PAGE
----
Books by James Kelman

DIRT ROAD by James Kelman
Released: July 11, 2017

"A rich tale of family, dislocation, the joys of creativity, and the torment of painful choices."
An award-winning Scottish author sets his coming-of-age story in the U.S. South, where a father and son on holiday from rural Scotland discover life can be as wrenching as death. Read full book review >
Released: April 23, 2013

"Though it lacks much of an arc, the novel's brevity and lack of affect are to its credit: a gritty and wise snapshot of urban life."
A bracing stream-of-consciousness tale of life on London's lower rungs from the veteran Scottish novelist and Booker Prize winner. Read full book review >
KIERON SMITH, BOY by James Kelman
Released: Nov. 1, 2008

"Though it's a vivid reminder that childhood is a foreign country, the book is way too long and self-indulgent."
A child's vision of his rough-and-tumble world occupies the latest from Scottish author Kelman (You Have to Be Careful in the Land of the Free, 2004, etc.). Read full book review >
Released: May 1, 2004

"Ethnic prose authentically rendered fails to congeal into a persuasive whole."
From Booker-winning Kelman (How Late It Was, How Late, 1994, etc.) comes a vividly written, if meandering, portrait of a Scottish immigrant to America on the eve of his first trip home in 12 years. Read full book review >
Released: Oct. 16, 2001

"A frustrating and difficult work that fails, albeit ambitiously, perhaps even nobly."
In his first since the Booker-winning How Late It Was, How Late (1994), Kelman essays a wildly different piece of experimentation. Read full book review >
BUSTED SCOTCH by James Kelman
Released: May 5, 1997

Capitalizing on his 1995 Booker novel, How late it was, how late, Kelman offers this compendium of 35 stories—10 culled from his only other collection to have appeared here (Greyhound for Breakfast, 1988)—portraying the down-and-out of Scottish society. The focus of these pieces (some of them a few paragraphs long), rendered in the frank, ferocious style for which Kelman has been rightly acclaimed, never shifts far from the working poor or the unemployed in Glasgow. Young or old, male or female, all of Kelman's characters are scarred both by poverty and by the inner frailties that poverty and violence give rise to. These wounds are often only incompletely perceived by the protagonists. ``No Long the Warehouseman'' describes a man who has ended up on the dole for reasons he can't explain to himself, let alone to his wife. In ``By the Burn,'' a father finds that memories of his daughter's violent death make it impossible for him to go on with his life. ``A Situation'' gives an extended view of a young salesman rendered all but immobile by feelings of inadequacy in his job and by guilt at having had sex with his fiancÇe's sister. These frailties also drive some characters to escape in fantasy, as in ``O Jesus, Here Come the Dwarfs,'' in which a potato-picker finds himself befriending, then defending, a group of little people; it's likely, we come to realize, that the whole incident occurred entirely in the man's frantic imagination. Common to these portraits of the downtrodden and the self-defeated are a dark hilarity and a lyricism that underscores each bleak encounter, slashing through with razor-sharp emphasis. Giving a crisp measure of the author's vision, these are tales that further demonstrate Kelman's angry, distinctive voice and his unsettling vision of modern life. (The Great Scots Reading Tour with Irvine Welsh, Duncan McLean, and James Kelman) Read full book review >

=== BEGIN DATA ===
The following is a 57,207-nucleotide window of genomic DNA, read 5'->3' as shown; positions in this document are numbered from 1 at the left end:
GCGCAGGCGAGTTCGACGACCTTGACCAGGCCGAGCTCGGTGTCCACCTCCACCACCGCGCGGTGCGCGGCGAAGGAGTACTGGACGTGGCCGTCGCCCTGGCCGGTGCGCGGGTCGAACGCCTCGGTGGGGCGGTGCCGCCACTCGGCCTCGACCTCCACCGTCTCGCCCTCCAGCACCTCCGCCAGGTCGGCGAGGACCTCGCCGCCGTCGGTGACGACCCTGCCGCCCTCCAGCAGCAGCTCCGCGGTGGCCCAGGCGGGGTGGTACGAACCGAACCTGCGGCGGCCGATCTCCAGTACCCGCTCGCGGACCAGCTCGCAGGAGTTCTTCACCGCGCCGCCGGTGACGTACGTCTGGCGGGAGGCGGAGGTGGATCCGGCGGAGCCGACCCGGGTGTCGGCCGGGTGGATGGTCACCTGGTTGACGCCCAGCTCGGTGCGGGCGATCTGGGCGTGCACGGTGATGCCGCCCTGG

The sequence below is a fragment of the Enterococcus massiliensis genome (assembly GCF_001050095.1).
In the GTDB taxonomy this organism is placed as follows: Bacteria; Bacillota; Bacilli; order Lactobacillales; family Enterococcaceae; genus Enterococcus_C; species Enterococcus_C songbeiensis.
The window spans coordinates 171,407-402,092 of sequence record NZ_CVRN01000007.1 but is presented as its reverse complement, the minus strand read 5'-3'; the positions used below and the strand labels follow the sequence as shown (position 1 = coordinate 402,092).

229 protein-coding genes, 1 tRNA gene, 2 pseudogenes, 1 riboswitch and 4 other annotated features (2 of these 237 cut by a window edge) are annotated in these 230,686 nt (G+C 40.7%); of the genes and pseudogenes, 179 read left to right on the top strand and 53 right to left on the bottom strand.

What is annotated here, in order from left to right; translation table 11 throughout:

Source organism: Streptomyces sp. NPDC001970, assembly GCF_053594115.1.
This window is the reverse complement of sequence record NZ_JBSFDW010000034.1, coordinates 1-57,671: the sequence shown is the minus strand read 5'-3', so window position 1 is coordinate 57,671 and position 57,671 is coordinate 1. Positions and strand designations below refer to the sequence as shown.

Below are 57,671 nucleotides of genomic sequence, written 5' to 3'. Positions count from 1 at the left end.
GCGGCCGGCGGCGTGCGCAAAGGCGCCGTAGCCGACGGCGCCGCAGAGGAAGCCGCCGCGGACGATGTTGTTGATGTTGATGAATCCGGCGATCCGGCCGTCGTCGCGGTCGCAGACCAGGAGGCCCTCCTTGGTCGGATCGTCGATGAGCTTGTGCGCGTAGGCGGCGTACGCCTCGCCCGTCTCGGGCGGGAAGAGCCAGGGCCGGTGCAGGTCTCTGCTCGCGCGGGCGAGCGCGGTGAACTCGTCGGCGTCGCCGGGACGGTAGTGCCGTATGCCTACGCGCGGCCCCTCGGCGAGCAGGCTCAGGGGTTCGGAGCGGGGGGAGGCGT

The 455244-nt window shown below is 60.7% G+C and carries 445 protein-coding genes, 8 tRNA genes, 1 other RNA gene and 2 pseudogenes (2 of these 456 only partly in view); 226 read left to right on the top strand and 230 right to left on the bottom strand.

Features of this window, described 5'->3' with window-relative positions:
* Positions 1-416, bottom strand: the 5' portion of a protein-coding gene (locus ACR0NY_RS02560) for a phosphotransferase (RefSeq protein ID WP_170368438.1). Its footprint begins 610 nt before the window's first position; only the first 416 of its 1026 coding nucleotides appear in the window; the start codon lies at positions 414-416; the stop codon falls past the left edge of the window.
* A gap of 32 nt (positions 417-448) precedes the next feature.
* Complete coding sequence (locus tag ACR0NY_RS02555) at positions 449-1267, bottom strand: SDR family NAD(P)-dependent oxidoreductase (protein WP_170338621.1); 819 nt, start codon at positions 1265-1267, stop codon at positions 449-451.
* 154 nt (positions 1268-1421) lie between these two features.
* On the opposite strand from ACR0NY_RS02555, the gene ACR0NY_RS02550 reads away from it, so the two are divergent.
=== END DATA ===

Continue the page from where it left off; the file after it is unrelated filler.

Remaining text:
A DISAFFECTION by James Kelman
Released: March 20, 1989

Glasgow writer Kelman (Greyhound for Breakfast, 1987) follows a bumbling, lovesick Everyman on his daily rounds as he teaches, drinks, and broods. Too long for what it accomplishes, the novel's oddly musical style nonetheless offers a good deal of pleasure. Lonely bachelor Patrick Doyle, a schoolteacher with working-class roots, is preoccupied with thoughts of Alison (a married teacher), of Holderlin (a sort of role model), and of a pair of pipes he finds ("a surrogate pet"). He has a fatal penchant for dreary self-analysis and endless apology: "It was all useless. His mind was just too totally crazy." And he's neither here nor there: he carries grudges, especially toward his school superiors and the middle class, takes aimless drives, reads, fantasizes, etc. Meanwhile, he calls Alison; sees her several times; visits his parents; takes a bath; upchucks at school; makes his way through several classroom scenes; somehow gets slated for transfer to another school; has a heart-to-heart with Alison (she tells him she doesn't want to get involved); and, in a final overlong scene at his umemployed brother Gavin's house, argues about everything from politics to family. He stumbles off into the rain, stopping here and there for fish and chips, then launches into yet another domesticated stream-of-consciousness rant (it's the staple of the book) involving paranoia, suicide, and escape from himself. He ends the book appropriately: ". . .if it had not been so dark you would have seen the sky. Ah, fuck off, fuck off." Doyle isn't quite Everyman—the book is self-indulgent in places, tiresome in its endless riffs on one note—but his troubled life, rendered with real music, resonates often enough to pay tribute to the "Blues. A Glasgow working-man's blues." Read full book review >